House approves bill suspending cap on some tax deductions

The Democratic-controlled House has approved legislation to suspend for two years the $10,000 cap on state and local tax deductions that came with President Donald Trump’s massive 2017 tax law

The legislation to suspend the cap passed the House by 218-206. Five Republicans from high-tax Northeastern states bucked their party to support the Democrats’ bill because it would help many of their constituents.

Under the proposal, the lost revenue would be paid for by hiking the top individual income tax rate to nearly 40% for six years from the current 37%. The legislation would cost $42 billion in reduced tax revenue from 2020 to 2024, the Congressional Budget Office has estimated.

The bill also would increase the maximum deduction for some expenses for teachers, and would create a new deduction for certain expenses for first responders.

Thursday’s action on the bill followed House approval Tuesday of a $1.4 trillion government-wide spending package that would forestall a federal shutdown this weekend and give Trump steady funding for his U.S.-Mexico border fence. The package also includes renewal of a raft of expired and expiring tax breaks, including deductions for mortgage insurance premiums, college tuition and large medical bills.

“Housing affordability is a key issue,” said Matthew Chase, CEO of the National Association of Counties. “When you lose that deduction it takes away money from homeowners, who support schools and public services with their local taxes.”

But Republican lawmakers and some liberal Democratic critics maintain that removing the cap would cost hundreds of billions of dollars in revenue while mostly benefiting the affluent, not the middle class.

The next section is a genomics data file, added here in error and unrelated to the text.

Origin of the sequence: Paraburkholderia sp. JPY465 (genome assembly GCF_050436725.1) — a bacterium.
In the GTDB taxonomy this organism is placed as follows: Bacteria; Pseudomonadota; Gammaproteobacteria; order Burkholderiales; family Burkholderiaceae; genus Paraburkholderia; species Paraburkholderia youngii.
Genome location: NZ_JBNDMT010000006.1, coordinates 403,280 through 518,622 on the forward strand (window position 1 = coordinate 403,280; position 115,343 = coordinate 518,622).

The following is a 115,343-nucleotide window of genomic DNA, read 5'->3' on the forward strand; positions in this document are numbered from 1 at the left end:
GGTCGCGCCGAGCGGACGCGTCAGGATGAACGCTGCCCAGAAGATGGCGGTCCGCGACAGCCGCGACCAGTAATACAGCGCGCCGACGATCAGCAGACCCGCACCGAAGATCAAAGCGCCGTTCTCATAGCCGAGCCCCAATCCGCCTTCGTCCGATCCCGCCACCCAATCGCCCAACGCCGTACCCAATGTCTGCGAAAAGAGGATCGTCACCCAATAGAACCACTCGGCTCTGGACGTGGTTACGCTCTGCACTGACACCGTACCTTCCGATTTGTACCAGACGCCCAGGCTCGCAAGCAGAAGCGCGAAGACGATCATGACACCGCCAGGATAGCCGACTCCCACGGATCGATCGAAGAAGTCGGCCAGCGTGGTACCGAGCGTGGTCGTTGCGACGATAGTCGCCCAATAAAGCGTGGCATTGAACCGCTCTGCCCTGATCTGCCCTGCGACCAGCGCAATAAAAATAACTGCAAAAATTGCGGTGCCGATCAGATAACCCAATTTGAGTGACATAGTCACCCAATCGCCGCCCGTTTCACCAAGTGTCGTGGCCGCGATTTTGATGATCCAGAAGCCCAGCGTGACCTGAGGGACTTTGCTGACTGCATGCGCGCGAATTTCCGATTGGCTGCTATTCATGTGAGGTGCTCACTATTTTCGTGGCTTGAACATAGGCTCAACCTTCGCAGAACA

The SALT cap was imposed in 2017 to help pay for the sweeping package of individual and corporate tax cuts that the Republicans muscled through Congress. The Republican-written tax law gave Trump his signature legislative achievement.

The law that took effect Jan. 1, 2018, was the most extensive rewrite of the U.S. tax code in three decades, adding an estimated $1.5 trillion to the ballooning deficit. It provided steep tax cuts for corporations and the wealthiest Americans, and more modest reductions for middle- and low-income individuals and families. While the law slashed the corporate tax rate permanently from 35% to 21%, its tax cuts for individuals expire in 2026.

Conservatives argue that unlimited state and local deductions amount to a federal subsidy for the wealthy in high-tax states.

“In the end, why should low-tax states be forced through the tax code to subsidize high-tax states? Why should a farmer in Nebraska subsidize a banker in Manhattan?” Rep. Kevin Brady of Texas, the top Republican on the House Ways and Means Committee, said in a statement.

However, many middle-class families in those states face disproportionately high housing costs and have depended on deducting their state and local taxes. If states and localities reduce taxes to ease those families’ burden, cuts to social programs and public services could follow.

Despite Republican arguments to the contrary, high-tax states have tended to send more money to Washington than they receive back in federal spending.